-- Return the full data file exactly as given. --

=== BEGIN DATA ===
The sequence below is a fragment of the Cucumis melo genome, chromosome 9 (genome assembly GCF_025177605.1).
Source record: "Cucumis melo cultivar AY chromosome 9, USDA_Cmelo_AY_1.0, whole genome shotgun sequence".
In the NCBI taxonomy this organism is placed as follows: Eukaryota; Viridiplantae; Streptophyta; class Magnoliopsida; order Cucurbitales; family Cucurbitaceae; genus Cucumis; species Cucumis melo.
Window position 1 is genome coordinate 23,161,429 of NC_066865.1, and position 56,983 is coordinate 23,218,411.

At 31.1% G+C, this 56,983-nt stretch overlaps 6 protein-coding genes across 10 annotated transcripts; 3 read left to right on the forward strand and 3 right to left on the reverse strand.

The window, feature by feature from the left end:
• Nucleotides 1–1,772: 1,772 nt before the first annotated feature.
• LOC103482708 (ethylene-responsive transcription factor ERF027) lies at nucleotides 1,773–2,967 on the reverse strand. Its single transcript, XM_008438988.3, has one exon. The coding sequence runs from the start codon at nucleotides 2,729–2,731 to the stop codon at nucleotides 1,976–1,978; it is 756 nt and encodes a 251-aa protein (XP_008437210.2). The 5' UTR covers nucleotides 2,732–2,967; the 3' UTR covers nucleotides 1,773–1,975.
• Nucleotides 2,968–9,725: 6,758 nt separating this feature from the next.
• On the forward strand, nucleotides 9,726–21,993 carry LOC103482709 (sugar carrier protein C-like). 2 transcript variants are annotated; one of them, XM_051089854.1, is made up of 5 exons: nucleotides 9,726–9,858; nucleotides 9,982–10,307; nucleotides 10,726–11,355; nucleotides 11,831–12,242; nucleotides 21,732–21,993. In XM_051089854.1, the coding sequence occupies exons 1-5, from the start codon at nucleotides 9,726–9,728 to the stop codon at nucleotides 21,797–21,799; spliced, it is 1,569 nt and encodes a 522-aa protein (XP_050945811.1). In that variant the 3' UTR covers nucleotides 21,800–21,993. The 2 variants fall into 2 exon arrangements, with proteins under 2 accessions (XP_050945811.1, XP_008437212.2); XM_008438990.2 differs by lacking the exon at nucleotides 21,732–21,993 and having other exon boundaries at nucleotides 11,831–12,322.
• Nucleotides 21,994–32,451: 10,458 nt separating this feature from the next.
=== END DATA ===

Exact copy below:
The sequence below is a fragment of the Cucumis melo genome, chromosome 9 (genome assembly GCF_025177605.1).
Source record: "Cucumis melo cultivar AY chromosome 9, USDA_Cmelo_AY_1.0, whole genome shotgun sequence".
In the NCBI taxonomy this organism is placed as follows: Eukaryota; Viridiplantae; Streptophyta; class Magnoliopsida; order Cucurbitales; family Cucurbitaceae; genus Cucumis; species Cucumis melo.
Window position 1 is genome coordinate 23,161,429 of NC_066865.1, and position 56,983 is coordinate 23,218,411.

At 31.1% G+C, this 56,983-nt stretch overlaps 6 protein-coding genes across 10 annotated transcripts; 3 read left to right on the forward strand and 3 right to left on the reverse strand.

The window, feature by feature from the left end:
• Nucleotides 1–1,772: 1,772 nt before the first annotated feature.
• LOC103482708 (ethylene-responsive transcription factor ERF027) lies at nucleotides 1,773–2,967 on the reverse strand. Its single transcript, XM_008438988.3, has one exon. The coding sequence runs from the start codon at nucleotides 2,729–2,731 to the stop codon at nucleotides 1,976–1,978; it is 756 nt and encodes a 251-aa protein (XP_008437210.2). The 5' UTR covers nucleotides 2,732–2,967; the 3' UTR covers nucleotides 1,773–1,975.
• Nucleotides 2,968–9,725: 6,758 nt separating this feature from the next.
• On the forward strand, nucleotides 9,726–21,993 carry LOC103482709 (sugar carrier protein C-like). 2 transcript variants are annotated; one of them, XM_051089854.1, is made up of 5 exons: nucleotides 9,726–9,858; nucleotides 9,982–10,307; nucleotides 10,726–11,355; nucleotides 11,831–12,242; nucleotides 21,732–21,993. In XM_051089854.1, the coding sequence occupies exons 1-5, from the start codon at nucleotides 9,726–9,728 to the stop codon at nucleotides 21,797–21,799; spliced, it is 1,569 nt and encodes a 522-aa protein (XP_050945811.1). In that variant the 3' UTR covers nucleotides 21,800–21,993. The 2 variants fall into 2 exon arrangements, with proteins under 2 accessions (XP_050945811.1, XP_008437212.2); XM_008438990.2 differs by lacking the exon at nucleotides 21,732–21,993 and having other exon boundaries at nucleotides 11,831–12,322.
• Nucleotides 21,994–32,451: 10,458 nt separating this feature from the next.